Artspace111 in Fort Worth is hosting the Second Annual Regional Juried Exhibition. The juror this year was Vernon Fisher, the most acclaimed artist in Fort Worth.
His work has been shown internationally and is represented in more than 40 museums. He’s had more than 80 solo shows, and almost all of this was accomplished while he held down a teaching position at the University of North Texas. The man has been busy, he’s been around, and he’s seen a lot.
So when it came time to see the Second Annual Regional, it was no surprise that there were surprising works hanging on the wall. Of the 782 pieces submitted by 314 artists, Fisher chose 75 works by 67 artists. There are quite a few unusual pieces and little-known artists, as well as some stalwarts and newcomers.
There were artists who did not make the cut last year but whose work is hanging this year, and others who were hanging a year ago and are out in the heat a year later. In the days before the opening, artists took to a Facebook comment string to lament their exclusion or revel in their acceptance. They showed no bitterness and a great deal of support. They know from experience the fates change with each juror or jury.
Fisher is familiar with the inexplicable rejection/acceptance experience. Years ago, a painting he submitted to a juried show was excluded. The next year, the same painting was included by a different jury and awarded best in show.
Which makes one wonder if artists need to pander to the jury. “I don’t think anyone changed their work to appeal to me,” says Fisher, “although they might have selected their work knowing the juror.”
He says there are things in the show he would never paint, “but in my experience as a teacher, I learned to be accommodating of everyone, or I tried to be.”
Judging a show such as this, he was governed by equal parts accommodation and inclusion. He chose pieces by artists he considered constituents.
“Theoretically, they are all my constituents. Not the ones I kicked out, but the ones that got in. That’s just the way it works,” he says. “I am completely unapologetic about it. That’s the only way it can work for me.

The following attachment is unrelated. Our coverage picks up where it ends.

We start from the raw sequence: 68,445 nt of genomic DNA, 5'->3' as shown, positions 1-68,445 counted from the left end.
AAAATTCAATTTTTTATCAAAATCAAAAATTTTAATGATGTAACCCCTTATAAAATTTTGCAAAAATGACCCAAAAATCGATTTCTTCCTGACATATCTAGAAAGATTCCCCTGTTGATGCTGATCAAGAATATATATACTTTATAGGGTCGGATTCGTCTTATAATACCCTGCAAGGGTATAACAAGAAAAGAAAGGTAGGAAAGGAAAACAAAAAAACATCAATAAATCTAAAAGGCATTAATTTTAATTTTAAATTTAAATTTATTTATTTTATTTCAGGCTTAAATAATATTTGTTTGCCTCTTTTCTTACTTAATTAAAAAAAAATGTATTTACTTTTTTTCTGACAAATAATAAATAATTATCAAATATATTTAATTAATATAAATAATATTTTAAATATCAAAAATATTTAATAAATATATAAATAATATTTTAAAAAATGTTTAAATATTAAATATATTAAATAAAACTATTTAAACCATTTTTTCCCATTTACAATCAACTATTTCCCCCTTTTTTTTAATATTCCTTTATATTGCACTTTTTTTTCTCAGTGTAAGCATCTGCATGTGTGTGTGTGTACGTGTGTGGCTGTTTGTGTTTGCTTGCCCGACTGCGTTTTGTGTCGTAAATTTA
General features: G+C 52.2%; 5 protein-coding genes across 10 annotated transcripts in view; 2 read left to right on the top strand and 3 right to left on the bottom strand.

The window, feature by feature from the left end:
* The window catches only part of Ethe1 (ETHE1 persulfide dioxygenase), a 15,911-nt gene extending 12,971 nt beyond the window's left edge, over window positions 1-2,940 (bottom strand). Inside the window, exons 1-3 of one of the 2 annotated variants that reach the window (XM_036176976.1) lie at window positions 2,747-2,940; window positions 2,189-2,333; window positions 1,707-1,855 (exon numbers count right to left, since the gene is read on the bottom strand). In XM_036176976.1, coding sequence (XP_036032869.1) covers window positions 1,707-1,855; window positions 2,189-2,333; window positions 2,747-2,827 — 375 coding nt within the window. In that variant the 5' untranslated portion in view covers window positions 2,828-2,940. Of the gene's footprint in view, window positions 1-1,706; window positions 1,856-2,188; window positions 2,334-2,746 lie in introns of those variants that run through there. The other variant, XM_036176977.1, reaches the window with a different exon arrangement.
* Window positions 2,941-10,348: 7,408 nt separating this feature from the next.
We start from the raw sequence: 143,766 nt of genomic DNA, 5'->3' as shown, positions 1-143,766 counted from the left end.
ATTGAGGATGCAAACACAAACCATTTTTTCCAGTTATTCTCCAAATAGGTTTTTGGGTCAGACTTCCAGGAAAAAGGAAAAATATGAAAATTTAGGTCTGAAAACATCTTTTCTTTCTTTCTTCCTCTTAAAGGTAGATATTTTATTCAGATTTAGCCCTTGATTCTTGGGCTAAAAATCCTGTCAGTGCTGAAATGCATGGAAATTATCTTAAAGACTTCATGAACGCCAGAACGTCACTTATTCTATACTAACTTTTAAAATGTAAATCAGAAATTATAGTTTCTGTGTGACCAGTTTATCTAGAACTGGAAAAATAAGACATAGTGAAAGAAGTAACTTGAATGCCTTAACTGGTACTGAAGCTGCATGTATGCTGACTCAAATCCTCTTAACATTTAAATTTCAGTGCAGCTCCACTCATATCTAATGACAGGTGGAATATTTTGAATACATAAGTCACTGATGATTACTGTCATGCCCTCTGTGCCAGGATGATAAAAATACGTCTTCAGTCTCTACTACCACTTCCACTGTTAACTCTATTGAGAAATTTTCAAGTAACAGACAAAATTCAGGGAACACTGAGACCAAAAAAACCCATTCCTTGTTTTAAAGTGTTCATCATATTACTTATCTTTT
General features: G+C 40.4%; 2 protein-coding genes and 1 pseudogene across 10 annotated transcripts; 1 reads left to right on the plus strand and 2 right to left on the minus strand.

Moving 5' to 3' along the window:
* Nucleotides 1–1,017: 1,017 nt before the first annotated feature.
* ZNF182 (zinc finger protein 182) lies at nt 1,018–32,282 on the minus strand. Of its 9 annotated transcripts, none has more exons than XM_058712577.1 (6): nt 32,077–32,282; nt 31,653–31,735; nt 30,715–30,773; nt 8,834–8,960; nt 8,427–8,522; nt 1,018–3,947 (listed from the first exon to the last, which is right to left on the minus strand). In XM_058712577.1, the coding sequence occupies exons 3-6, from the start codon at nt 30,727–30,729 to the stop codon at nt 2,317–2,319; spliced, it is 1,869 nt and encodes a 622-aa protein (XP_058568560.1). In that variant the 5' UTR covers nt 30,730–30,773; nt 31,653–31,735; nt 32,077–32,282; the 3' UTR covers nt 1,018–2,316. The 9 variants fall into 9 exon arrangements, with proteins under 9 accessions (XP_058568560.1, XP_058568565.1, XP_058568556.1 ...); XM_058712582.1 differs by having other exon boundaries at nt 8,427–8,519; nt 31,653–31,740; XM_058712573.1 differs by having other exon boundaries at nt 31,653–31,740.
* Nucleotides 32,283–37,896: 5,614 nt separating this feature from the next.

“I made room for things I would never in a million years do, but they are pretty good for what they are.”
Fisher does not hesitate to say the paintings, photographs and a few wall reliefs chosen for this exhibition will have to weather for decades before their true worth is readable.
“The thing is none of this gets sorted out now. It gets sorted out in the future,” he says. “Future generations will find a use for it or not. Hopefully, it will be a way to see the world as it was emotionally, spiritually, materially and physically, or whatever.”
The painting that he liked the best, the one he awarded the most prize money to, Kenneth Craft’s National Park, has combinations of elements that are often found in Fisher’s own work: text, cartoons and occasionally goofy American cultural references.
“I was taken by this; what I like about it is he has a couple of worlds intersecting and there is a mixture of tone,” he says. “One part is kind of jokey and stupid and another part is more serious. It has an insouciant attitude, which I really like.”
Fisher’s own painting vocabulary is much like his spoken one. He is as likely to refer to something as “insouciant” as he is to say “it’s neat.”
Another favorite also mixes tones, combining abstraction, abbreviation and political subtleties. The artist, Tudor Mitroi, is a former student of Fisher’s, so he was familiar with the back story.
“This guy is from Romania and he grew up when it was a communist-controlled dictatorship,” he says. “His work is all about surveillance, hence the map. It’s all about control of information.”
Another work that got a juror’s special award was a landscape by Page Coleman. “She’s a good painter. She’s good at what she does. It’s not something I am interested in, but I like the way this is done in a very straightforward way,” Fisher says.
Fisher points out other inclusions, and apologizes that they are often overwhelmed in a group show such as this. A piece by Cecily Fergeson, Hive, which is physically small and layered with stitched fabrics with small incisions that reveal a gold brocade underneath, is subtle, too subtle for a show with this amount of variety, Fisher says.
“No one will notice this,” he says. “If there were a whole show by this artist, it would be impressive. It’s like the works in an art fair; art fairs reward the biggest and the brightest, whatever sparkles and glitters.”
Fisher then draws attention to the asphalt paintings by Marcos Hernandez. He likens them to the works from the 1980s that were minimalist with an acknowledged tip of the hat to abstraction.
Hernandez’s swaths of gritty black asphalt that bleed along the edges look like landscapes. The white paper is the sky, the rough edge of the asphalt is trees, and along another white strip, the bleeding edge could be a reflection of the trees in water.
“It’s just really interesting to me, just kind of neat,” he says.
Gaile Robinson, 817-390-7113
Regional Juried Exhibition
▪ Through Aug. 7
▪ Artspace111, 111 Hampton St., Fort Worth
▪ 817-692-3228; www.artspace111.com